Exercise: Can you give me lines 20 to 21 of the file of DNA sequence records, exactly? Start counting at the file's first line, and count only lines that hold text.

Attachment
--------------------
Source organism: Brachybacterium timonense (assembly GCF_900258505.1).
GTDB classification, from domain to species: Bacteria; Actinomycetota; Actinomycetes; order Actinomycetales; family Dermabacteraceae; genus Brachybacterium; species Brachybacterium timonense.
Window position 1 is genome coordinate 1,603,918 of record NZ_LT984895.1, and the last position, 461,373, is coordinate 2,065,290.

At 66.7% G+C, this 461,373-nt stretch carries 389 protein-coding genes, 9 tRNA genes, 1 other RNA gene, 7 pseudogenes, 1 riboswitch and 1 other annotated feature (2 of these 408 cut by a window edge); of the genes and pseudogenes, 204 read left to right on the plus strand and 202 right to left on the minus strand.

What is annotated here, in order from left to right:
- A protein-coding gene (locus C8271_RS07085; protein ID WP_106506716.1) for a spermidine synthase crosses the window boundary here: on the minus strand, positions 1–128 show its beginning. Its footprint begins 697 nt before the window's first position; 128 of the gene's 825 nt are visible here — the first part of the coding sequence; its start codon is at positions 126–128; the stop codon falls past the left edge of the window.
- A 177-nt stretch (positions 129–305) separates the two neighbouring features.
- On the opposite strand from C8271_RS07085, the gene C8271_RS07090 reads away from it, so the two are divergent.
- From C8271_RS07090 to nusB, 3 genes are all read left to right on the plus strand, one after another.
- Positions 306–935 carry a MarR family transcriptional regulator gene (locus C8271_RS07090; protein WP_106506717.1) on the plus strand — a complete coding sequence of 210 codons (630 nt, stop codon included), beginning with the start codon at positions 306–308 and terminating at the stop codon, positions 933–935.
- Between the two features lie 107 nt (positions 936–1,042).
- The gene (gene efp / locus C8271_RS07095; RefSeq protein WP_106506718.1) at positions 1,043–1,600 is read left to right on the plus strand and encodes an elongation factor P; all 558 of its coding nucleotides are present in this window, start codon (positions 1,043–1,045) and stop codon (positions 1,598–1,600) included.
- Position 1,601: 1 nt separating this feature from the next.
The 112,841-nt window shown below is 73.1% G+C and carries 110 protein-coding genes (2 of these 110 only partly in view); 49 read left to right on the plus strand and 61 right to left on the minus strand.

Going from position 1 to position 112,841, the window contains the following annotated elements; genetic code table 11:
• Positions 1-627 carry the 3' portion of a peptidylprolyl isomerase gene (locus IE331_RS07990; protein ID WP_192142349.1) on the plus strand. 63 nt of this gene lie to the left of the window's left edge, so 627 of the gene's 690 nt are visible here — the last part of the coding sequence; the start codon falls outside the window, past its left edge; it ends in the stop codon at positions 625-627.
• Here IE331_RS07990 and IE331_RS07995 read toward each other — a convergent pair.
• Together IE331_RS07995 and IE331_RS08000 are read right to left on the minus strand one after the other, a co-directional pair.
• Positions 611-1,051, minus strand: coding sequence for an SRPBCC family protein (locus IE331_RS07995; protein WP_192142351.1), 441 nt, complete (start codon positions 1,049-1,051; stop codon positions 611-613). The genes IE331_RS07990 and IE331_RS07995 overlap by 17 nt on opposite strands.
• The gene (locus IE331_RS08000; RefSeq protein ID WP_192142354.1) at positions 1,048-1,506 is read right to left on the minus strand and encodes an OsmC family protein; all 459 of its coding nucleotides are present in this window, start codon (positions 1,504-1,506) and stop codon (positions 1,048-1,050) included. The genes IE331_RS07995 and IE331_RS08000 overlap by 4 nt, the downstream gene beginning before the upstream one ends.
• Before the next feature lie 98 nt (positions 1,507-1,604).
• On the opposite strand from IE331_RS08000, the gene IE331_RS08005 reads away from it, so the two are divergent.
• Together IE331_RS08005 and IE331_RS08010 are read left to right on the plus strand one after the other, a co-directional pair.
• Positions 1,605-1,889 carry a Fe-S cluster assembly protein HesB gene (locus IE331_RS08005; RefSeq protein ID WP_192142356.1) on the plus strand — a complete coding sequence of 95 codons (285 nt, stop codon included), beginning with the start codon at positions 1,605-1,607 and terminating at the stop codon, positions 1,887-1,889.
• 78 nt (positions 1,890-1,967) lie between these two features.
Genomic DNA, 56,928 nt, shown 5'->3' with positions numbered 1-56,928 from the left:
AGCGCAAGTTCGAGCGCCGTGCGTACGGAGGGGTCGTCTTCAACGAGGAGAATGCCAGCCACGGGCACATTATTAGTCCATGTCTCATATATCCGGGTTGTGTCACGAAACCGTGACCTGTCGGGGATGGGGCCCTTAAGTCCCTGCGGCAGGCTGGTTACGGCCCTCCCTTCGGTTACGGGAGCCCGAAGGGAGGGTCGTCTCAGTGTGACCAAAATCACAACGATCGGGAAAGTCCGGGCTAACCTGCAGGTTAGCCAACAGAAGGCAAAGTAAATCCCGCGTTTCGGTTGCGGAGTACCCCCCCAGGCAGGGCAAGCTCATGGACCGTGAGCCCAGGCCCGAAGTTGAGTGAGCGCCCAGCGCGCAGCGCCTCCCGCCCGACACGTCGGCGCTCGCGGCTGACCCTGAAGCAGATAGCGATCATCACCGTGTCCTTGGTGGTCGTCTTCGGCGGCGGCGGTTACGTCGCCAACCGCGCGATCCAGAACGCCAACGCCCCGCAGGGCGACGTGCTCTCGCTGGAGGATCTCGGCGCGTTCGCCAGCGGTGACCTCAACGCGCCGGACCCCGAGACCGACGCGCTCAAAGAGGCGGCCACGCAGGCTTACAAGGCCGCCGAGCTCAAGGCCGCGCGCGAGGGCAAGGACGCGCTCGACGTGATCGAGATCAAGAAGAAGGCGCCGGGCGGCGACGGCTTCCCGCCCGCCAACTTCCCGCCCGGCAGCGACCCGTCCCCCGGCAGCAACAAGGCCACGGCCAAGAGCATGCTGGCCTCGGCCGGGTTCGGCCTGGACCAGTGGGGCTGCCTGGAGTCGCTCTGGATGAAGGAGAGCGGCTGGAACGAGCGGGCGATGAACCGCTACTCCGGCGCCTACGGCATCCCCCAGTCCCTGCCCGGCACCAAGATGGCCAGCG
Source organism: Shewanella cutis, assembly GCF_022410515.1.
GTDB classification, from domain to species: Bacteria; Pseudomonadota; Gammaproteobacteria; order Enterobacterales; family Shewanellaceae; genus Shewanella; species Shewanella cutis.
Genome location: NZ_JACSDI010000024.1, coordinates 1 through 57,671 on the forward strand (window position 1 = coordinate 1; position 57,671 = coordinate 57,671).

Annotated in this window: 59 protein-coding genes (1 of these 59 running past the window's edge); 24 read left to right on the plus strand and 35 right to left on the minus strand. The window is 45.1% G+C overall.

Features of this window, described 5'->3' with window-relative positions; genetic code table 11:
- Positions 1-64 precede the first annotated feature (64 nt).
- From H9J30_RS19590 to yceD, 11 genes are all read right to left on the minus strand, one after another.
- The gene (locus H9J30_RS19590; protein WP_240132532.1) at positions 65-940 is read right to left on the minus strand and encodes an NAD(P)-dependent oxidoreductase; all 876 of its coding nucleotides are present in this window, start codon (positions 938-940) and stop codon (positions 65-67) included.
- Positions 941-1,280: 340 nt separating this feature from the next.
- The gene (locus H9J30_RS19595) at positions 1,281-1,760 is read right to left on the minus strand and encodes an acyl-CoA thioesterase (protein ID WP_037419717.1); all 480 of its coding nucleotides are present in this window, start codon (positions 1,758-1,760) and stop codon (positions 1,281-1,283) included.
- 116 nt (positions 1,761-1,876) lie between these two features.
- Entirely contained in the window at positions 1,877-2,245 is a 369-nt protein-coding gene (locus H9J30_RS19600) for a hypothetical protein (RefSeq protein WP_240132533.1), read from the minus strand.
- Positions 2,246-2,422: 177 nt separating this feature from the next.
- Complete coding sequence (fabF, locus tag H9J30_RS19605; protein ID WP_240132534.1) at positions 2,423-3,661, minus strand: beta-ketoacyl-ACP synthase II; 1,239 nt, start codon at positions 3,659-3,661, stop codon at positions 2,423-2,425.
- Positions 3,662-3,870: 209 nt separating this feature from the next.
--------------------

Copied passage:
• The gene (locus IE331_RS08000; RefSeq protein ID WP_192142354.1) at positions 1,048-1,506 is read right to left on the minus strand and encodes an OsmC family protein; all 459 of its coding nucleotides are present in this window, start codon (positions 1,504-1,506) and stop codon (positions 1,048-1,050) included. The genes IE331_RS07995 and IE331_RS08000 overlap by 4 nt, the downstream gene beginning before the upstream one ends.
• Before the next feature lie 98 nt (positions 1,507-1,604).